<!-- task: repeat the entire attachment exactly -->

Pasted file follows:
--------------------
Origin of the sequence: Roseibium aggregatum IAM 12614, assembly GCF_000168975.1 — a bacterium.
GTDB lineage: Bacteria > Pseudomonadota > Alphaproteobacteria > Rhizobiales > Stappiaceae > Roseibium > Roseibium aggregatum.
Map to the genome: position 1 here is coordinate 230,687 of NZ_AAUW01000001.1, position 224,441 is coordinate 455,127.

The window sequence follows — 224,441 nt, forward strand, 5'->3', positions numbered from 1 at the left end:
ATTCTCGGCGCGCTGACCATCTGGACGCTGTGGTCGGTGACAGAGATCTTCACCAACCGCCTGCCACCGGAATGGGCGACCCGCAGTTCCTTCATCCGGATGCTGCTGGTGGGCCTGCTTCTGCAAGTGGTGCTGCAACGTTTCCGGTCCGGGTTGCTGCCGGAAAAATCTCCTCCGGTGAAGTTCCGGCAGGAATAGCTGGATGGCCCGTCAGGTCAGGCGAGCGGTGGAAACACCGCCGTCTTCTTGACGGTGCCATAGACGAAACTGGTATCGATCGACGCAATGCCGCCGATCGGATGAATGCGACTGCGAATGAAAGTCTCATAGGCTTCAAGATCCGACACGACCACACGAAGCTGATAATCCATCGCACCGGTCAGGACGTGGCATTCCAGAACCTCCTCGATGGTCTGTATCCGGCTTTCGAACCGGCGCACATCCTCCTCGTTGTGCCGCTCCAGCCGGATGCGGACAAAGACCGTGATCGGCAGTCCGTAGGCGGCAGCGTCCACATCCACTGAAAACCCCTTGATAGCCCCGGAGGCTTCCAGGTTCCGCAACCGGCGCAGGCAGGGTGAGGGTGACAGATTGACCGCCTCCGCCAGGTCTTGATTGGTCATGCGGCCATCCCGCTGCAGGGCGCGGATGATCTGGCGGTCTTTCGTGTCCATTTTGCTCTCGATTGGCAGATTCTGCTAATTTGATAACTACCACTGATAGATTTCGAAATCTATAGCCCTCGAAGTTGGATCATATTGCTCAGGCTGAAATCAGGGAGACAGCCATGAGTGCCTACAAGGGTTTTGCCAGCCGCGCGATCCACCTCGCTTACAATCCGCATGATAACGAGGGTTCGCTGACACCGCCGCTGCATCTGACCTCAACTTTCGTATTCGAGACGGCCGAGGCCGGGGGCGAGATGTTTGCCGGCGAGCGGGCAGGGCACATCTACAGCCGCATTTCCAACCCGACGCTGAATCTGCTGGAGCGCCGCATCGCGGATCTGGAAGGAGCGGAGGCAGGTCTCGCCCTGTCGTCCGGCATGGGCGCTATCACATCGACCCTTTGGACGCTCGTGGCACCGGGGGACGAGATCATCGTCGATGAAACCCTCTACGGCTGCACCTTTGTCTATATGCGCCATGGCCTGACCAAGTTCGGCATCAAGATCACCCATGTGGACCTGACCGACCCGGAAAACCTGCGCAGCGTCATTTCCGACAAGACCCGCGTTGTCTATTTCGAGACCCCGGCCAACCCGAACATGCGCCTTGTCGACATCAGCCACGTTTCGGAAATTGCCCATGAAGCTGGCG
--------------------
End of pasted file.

Origin of the sequence: Roseibium aggregatum IAM 12614, assembly GCF_000168975.1 — a bacterium.
GTDB lineage: Bacteria > Pseudomonadota > Alphaproteobacteria > Rhizobiales > Stappiaceae > Roseibium > Roseibium aggregatum.
Map to the genome: position 1 here is coordinate 230,687 of NZ_AAUW01000001.1, position 224,441 is coordinate 455,127.

The window sequence follows — 224,441 nt, forward strand, 5'->3', positions numbered from 1 at the left end:
ATTCTCGGCGCGCTGACCATCTGGACGCTGTGGTCGGTGACAGAGATCTTCACCAACCGCCTGCCACCGGAATGGGCGACCCGCAGTTCCTTCATCCGGATGCTGCTGGTGGGCCTGCTTCTGCAAGTGGTGCTGCAACGTTTCCGGTCCGGGTTGCTGCCGGAAAAATCTCCTCCGGTGAAGTTCCGGCAGGAATAGCTGGATGGCCCGTCAGGTCAGGCGAGCGGTGGAAACACCGCCGTCTTCTTGACGGTGCCATAGACGAAACTGGTATCGATCGACGCAATGCCGCCGATCGGATGAATGCGACTGCGAATGAAAGTCTCATAGGCTTCAAGATCCGACACGACCACACGAAGCTGATAATCCATCGCACCGGTCAGGACGTGGCATTCCAGAACCTCCTCGATGGTCTGTATCCGGCTTTCGAACCGGCGCACATCCTCCTCGTTGTGCCGCTCCAGCCGGATGCGGACAAAGACCGTGATCGGCAGTCCGTAGGCGGCAGCGTCCACATCCACTGAAAACCCCTTGATAGCCCCGGAGGCTTCCAGGTTCCGCAACCGGCGCAGGCAGGGTGAGGGTGACAGATTGACCGCCTCCGCCAGGTCTTGATTGGTCATGCGGCCATCCCGCTGCAGGGCGCGGATGATCTGGCGGTCTTTCGTGTCCATTTTGCTCTCGATTGGCAGATTCTGCTAATTTGATAACTACCACTGATAGATTTCGAAATCTATAGCCCTCGAAGTTGGATCATATTGCTCAGGCTGAAATCAGGGAGACAGCCATGAGTGCCTACAAGGGTTTTGCCAGCCGCGCGATCCACCTCGCTTACAATCCGCATGATAACGAGGGTTCGCTGACACCGCCGCTGCATCTGACCTCAACTTTCGTATTCGAGACGGCCGAGGCCGGGGGCGAGATGTTTGCCGGCGAGCGGGCAGGGCACATCTACAGCCGCATTTCCAACCCGACGCTGAATCTGCTGGAGCGCCGCATCGCGGATCTGGAAGGAGCGGAGGCAGGTCTCGCCCTGTCGTCCGGCATGGGCGCTATCACATCGACCCTTTGGACGCTCGTGGCACCGGGGGACGAGATCATCGTCGATGAAACCCTCTACGGCTGCACCTTTGTCTATATGCGCCATGGCCTGACCAAGTTCGGCATCAAGATCACCCATGTGGACCTGACCGACCCGGAAAACCTGCGCAGCGTCATTTCCGACAAGACCCGCGTTGTCTATTTCGAGACCCCGGCCAACCCGAACATGCGCCTTGTCGACATCAGCCACGTTTCGGAAATTGCCCATGAAGCTGGCG